"Magisterial . . . anyone who wishes to understand the Third Reich must read Kershaw."--Niall Ferguson "The Hitler biography of the twenty-first century" (Richard J. Evans), Ian Kershaw's Hitler is a one-volume masterpiece that will become the standard work. From Hitler's origins as a failed artist in fin-de-siecle Vienna to the terrifying last days in his Berlin bunker, Kershaw's richly illustrated biography is a mesmerizing portrait of how Hitler attained, exercised, and retained power. Drawing on previously untapped sources, such as Goebbels's diaries, Kershaw addresses the crucial questions about the unique nature of Nazi radicalism, about the Holocaust, and about the poisoned European world that allowed Hitler to operate so effectively. Some images in the ebook are not displayed owing to permissions issues.
Charles Stewart Henry Vane-Tempest-Stewart, the 7th Marquess of Londonderry, was born to power and command. Scion of one of Britain's most aristocratic families, cousin of Churchill and confidant of the king, owner of vast coal fields and landed estates, married to the doyenne of London's social scene, Londonderry was an ornament to his class, the 0. 1 percent of the population who still owned 30 percent of England's wealth as late as 1930. But history has not been kind to "Charley," as the king called him, because, in his own words, he "backed the wrong horse," and a very dark horse indeed: Adolf Hitler and his Nazi Party. Londonderry was hardly the only British aristocrat to do so, but he was the only Cabinet member to do so, and it ruined him. In a final irony, his grand London house was bombed by the German Luftwaffe in the blitz. Ian Kershaw is not out to rehabilitate Lord Londonderry but to understand him and to expose why he was made a scapegoat for views that were much more widely held than anyone now likes to think. H. L. Mencken famously said that "for every complex problem, there is a solution that is simple, neat, and wrong. " The conventional explanation of the coming of World War II is a simple story of the West's craven appeasement of Hitler in the face of his bullying. Through the story of how Lord Londonderry came to be mixed up with the Nazis and how it all went horribly wrong for him, Ian Kershaw shows us that behind the familiar cartoon is a much more complicated and interesting reality, full of miscalculations on both sides, miscalculations that proved to be among the most fateful in history.
The Penguin History of Europe series reaches the twentieth century with acclaimed scholar Ian Kershaw's long-anticipated analysis of the pivotal years of World War I and World War II. The European catastrophe, the long continuous period from 1914 to 1949, was unprecedented in human history--an extraordinarily dramatic, often traumatic, and endlessly fascinating period of upheaval and transformation. This new volume in the Penguin History of Europe series offers comprehensive coverage of this tumultuous era. Beginning with the outbreak of World War I through the rise of Hitler and the aftermath of the Second World War, award-winning British historian Ian Kershaw combines his characteristic original scholarship and gripping prose as he profiles the key decision makers and the violent shocks of war as they affected the entire European continent and radically altered the course of European history. Kershaw identifies four major causes for this catastrophe: an explosion of ethnic-racist nationalism, bitter and irreconcilable demands for territorial revisionism, acute class conflict given concrete focus through the Bolshevik Revolution, and a protracted crisis of capitalism. Incisive, brilliantly written, and filled with penetrating insights, To Hell and Back offers an indispensable study of a period in European history whose effects are still being felt today. From the Hardcover edition.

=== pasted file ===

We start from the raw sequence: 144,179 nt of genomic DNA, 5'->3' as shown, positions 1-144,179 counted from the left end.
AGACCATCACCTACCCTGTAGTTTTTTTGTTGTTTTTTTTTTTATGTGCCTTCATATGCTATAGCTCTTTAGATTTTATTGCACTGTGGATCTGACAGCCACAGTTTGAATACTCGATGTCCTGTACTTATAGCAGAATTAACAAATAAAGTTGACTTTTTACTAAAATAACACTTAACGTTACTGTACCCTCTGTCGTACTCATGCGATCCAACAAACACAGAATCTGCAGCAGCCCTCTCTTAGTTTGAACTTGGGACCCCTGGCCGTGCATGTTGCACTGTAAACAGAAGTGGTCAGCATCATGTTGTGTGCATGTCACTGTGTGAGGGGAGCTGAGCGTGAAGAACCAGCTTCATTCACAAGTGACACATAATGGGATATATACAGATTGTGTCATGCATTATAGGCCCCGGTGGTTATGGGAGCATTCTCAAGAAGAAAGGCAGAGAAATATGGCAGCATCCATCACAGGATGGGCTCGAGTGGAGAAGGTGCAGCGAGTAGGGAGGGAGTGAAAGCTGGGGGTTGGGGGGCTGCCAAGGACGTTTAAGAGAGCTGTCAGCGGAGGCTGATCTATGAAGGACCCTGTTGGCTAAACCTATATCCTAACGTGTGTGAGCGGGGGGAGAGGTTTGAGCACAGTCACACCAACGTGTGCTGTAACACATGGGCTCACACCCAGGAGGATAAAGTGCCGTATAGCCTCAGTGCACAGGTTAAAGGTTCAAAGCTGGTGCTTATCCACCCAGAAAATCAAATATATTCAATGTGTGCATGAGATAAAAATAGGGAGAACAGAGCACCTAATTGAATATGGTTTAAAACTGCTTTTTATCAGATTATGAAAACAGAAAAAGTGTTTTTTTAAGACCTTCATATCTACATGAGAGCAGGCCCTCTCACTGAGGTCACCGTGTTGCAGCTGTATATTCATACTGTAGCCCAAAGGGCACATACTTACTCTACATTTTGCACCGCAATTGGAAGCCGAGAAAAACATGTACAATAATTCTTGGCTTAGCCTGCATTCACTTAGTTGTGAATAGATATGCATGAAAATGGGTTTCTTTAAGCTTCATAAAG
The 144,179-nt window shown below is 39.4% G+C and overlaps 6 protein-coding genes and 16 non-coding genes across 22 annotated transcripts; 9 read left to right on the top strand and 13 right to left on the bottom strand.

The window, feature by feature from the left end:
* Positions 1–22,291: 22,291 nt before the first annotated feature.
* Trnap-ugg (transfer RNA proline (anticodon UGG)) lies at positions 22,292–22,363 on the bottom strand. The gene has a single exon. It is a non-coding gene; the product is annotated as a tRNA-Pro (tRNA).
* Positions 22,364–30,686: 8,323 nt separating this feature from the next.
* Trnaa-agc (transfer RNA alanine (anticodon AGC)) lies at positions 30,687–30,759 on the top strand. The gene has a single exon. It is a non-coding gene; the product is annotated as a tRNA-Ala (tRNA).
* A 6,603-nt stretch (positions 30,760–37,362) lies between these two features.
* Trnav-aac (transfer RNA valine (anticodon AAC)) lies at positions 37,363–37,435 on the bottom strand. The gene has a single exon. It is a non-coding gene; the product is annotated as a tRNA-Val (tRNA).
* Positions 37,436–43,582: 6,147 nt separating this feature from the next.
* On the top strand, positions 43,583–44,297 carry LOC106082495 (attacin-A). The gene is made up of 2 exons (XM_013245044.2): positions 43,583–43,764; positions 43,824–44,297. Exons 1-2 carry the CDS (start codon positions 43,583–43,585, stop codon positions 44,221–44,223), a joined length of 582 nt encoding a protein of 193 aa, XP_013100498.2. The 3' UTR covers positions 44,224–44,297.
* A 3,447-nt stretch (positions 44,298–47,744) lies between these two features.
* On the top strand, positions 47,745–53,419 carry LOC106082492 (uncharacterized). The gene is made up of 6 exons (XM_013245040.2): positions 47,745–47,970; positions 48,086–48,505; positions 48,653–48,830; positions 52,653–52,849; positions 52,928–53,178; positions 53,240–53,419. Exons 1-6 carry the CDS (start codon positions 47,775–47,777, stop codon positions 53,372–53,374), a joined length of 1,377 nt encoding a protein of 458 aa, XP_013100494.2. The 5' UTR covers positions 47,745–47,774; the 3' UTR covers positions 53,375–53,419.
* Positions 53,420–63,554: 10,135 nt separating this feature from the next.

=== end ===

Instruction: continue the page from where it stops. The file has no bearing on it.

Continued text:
This is the first edition to be published in English since 1955 and it corrects many changes made for reasons of political correctness. It also includes important sections which were excised from the original English translation. August Kubizek met Adolf Hitler in 1904 while they were both competing for standing room at the opera. Their mutual passion for music created a strong bond, and over the next four years they became close friends. Kubizek describes a reticent young man, painfully shy, yet capable of bursting into hysterical fits of anger if anyone disagreed with him. The two boys would often talk for hours on end; Hitler found Kubizek to be a very good listener, a worthy confidant to his hopes and dreams. In 1908 Kubizek moved to Vienna and shared a room with Hitler at 29 Stumpergasse. During this time, Hitler tried to get into art school, but he was unsuccessful. With his money fast running out, he found himself sinking to the lower depths of the city: an unkind world of isolation and 'constant unappeasable hunger'. Hitler moved out of the flat in November, without leaving a forwarding address; Kubizek did not meet his friend again until 1938. The Young Hitler I Knew tells the story of an extraordinary friendship, and gives fascinating insight into Hitler's character during these formative years. A must for Hitler scholars.